What really interests me here are three questions, the first a frivolous thing but mine own.  In early modern western literature, allusion, appropriation, citation, downright hijacking played a role in the “next-to-newest new” process of constructing a text.  But magpie gathering wasn’t really the invention of Eliot, Joyce and their ilk; the pirated phrases, scenes, character relations in Shakespeare are the subject of a storeroom of dissertations, articles and books, and Melville pillages the Bible and Lear to shore up his whale tale.  But Eliot and Joyce were more concerned that their audience “get it,” that they be able to connect the dots, feel the layering, see the wires jumping from enhanced voltage and follow the electricity back to Dante, Milton, Homer and Chaucer.  It was part of their project, to hitch their wagons to a star or stars, working with the assumption that the rising tide would float all the boats.  Importantly, they ran the old passages of language through the prisms of their imaginations to provide a fresh perspective.  Perhaps that’s what the author(s) of Melania’s speech had in mind.  But I can almost see the furrowed brows and scowls out there in virtual audienceland.  That’s probably not what she was doing, as she (or he or whoever, probably they) provided no apparatus in the text for us to make the link, no pattern of allusion or reference, and instead of refreshment, Ms. Trump’s replication features just a few slips where the power of the rhetoric is diminished by a turn of grammar or an omitted word.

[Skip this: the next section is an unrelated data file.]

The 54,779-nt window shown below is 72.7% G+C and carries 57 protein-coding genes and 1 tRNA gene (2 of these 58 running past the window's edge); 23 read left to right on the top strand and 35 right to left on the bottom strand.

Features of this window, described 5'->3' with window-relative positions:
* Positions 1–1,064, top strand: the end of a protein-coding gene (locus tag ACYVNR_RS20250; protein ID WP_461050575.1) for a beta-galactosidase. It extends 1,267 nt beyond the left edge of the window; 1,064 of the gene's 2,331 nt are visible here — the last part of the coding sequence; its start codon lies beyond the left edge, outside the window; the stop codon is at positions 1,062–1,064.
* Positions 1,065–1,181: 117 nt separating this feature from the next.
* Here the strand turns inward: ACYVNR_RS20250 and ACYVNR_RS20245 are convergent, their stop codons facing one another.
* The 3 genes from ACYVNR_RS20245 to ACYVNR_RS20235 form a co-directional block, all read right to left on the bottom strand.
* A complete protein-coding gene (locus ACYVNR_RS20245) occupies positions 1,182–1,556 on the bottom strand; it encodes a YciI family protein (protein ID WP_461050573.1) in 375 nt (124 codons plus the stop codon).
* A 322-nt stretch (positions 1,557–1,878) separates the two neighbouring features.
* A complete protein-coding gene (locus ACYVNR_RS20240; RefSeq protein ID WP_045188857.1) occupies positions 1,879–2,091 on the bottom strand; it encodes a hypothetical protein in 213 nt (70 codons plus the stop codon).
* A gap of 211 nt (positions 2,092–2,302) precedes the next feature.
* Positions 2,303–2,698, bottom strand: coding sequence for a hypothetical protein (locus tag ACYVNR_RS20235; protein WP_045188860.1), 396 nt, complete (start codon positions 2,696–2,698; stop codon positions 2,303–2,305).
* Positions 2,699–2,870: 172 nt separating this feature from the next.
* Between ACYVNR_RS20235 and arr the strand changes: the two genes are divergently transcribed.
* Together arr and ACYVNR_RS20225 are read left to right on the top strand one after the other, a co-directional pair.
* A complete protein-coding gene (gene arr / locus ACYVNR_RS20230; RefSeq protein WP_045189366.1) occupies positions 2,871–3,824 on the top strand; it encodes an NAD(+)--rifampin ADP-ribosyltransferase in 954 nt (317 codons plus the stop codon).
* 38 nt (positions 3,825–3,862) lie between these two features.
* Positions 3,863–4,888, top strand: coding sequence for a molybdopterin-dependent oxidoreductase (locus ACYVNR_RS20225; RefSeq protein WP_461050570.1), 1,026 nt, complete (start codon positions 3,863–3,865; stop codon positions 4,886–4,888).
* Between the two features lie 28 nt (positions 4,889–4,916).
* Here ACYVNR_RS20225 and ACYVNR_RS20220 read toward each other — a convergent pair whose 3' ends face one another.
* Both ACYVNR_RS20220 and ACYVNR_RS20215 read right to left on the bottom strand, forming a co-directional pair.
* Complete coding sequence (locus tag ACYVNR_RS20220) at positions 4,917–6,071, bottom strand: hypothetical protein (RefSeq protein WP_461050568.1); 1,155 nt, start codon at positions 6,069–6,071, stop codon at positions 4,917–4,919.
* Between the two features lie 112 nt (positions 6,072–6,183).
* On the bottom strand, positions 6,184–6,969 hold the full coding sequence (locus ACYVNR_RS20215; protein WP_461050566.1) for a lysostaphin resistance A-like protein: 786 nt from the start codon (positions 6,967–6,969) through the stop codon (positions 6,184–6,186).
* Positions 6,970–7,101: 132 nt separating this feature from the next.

jefferson polygraphSo scrap that.  The other questions I would raise are “Who wrote the speech in question?” and in the context of this election, “How big a deal is it?”  Tempest in a teapot?  Core sample of the campaign, or something in between?

 

Who?  If a fairly a-political, honest and innocent wife just delivered a professionally constructed speech, then we have no significant quarrel with her.  She’s a victim.  But in an interview the day of the values speech, Ms. Trump told Matt Lauer of CNBC that she wrote the speech herself straight through in one go, read it over and was satisfied that it revealed her life experiences and beliefs.  Yet the next day, when the shouts had hit the fan, Farcebook, Twitter and so on, Paul Manafort said that a team of writers interviewed Ms. T. and then cobbled together the speech.  Later we got so many conflicting stories that they add up to an epic clusteredit with no real author.  Maybe it was a combination, but when I hear two separate explanations so disparate, I suspect one is either mistaken or a lie.  I can’t help wondering if we’ll ever know whose lie.